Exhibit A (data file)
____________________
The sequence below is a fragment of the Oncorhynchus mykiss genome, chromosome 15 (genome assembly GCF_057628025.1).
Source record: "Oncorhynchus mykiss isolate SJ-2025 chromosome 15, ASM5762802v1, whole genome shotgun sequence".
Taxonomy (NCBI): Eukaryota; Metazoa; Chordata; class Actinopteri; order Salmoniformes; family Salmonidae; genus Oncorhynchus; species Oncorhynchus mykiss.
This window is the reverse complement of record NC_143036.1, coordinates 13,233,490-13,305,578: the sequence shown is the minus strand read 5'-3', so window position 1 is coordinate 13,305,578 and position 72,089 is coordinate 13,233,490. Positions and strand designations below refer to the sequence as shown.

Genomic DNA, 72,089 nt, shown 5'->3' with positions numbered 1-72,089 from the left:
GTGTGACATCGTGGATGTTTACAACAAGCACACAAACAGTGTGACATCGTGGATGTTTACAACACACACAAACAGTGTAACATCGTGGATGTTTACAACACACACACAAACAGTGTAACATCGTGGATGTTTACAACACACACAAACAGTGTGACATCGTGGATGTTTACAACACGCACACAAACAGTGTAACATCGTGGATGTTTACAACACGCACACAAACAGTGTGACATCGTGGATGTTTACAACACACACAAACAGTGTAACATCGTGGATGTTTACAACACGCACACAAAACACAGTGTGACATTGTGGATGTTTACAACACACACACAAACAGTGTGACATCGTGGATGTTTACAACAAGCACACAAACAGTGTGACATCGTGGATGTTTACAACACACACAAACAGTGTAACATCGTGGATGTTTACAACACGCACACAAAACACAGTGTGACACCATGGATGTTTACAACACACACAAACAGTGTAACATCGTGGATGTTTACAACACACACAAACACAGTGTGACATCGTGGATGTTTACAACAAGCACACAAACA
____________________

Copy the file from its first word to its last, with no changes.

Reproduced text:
The sequence below is a fragment of the Oncorhynchus mykiss genome, chromosome 15 (genome assembly GCF_057628025.1).
Source record: "Oncorhynchus mykiss isolate SJ-2025 chromosome 15, ASM5762802v1, whole genome shotgun sequence".
Taxonomy (NCBI): Eukaryota; Metazoa; Chordata; class Actinopteri; order Salmoniformes; family Salmonidae; genus Oncorhynchus; species Oncorhynchus mykiss.
This window is the reverse complement of record NC_143036.1, coordinates 13,233,490-13,305,578: the sequence shown is the minus strand read 5'-3', so window position 1 is coordinate 13,305,578 and position 72,089 is coordinate 13,233,490. Positions and strand designations below refer to the sequence as shown.

Genomic DNA, 72,089 nt, shown 5'->3' with positions numbered 1-72,089 from the left:
GTGTGACATCGTGGATGTTTACAACAAGCACACAAACAGTGTGACATCGTGGATGTTTACAACACACACAAACAGTGTAACATCGTGGATGTTTACAACACACACACAAACAGTGTAACATCGTGGATGTTTACAACACACACAAACAGTGTGACATCGTGGATGTTTACAACACGCACACAAACAGTGTAACATCGTGGATGTTTACAACACGCACACAAACAGTGTGACATCGTGGATGTTTACAACACACACAAACAGTGTAACATCGTGGATGTTTACAACACGCACACAAAACACAGTGTGACATTGTGGATGTTTACAACACACACACAAACAGTGTGACATCGTGGATGTTTACAACAAGCACACAAACAGTGTGACATCGTGGATGTTTACAACACACACAAACAGTGTAACATCGTGGATGTTTACAACACGCACACAAAACACAGTGTGACACCATGGATGTTTACAACACACACAAACAGTGTAACATCGTGGATGTTTACAACACACACAAACACAGTGTGACATCGTGGATGTTTACAACAAGCACACAAACA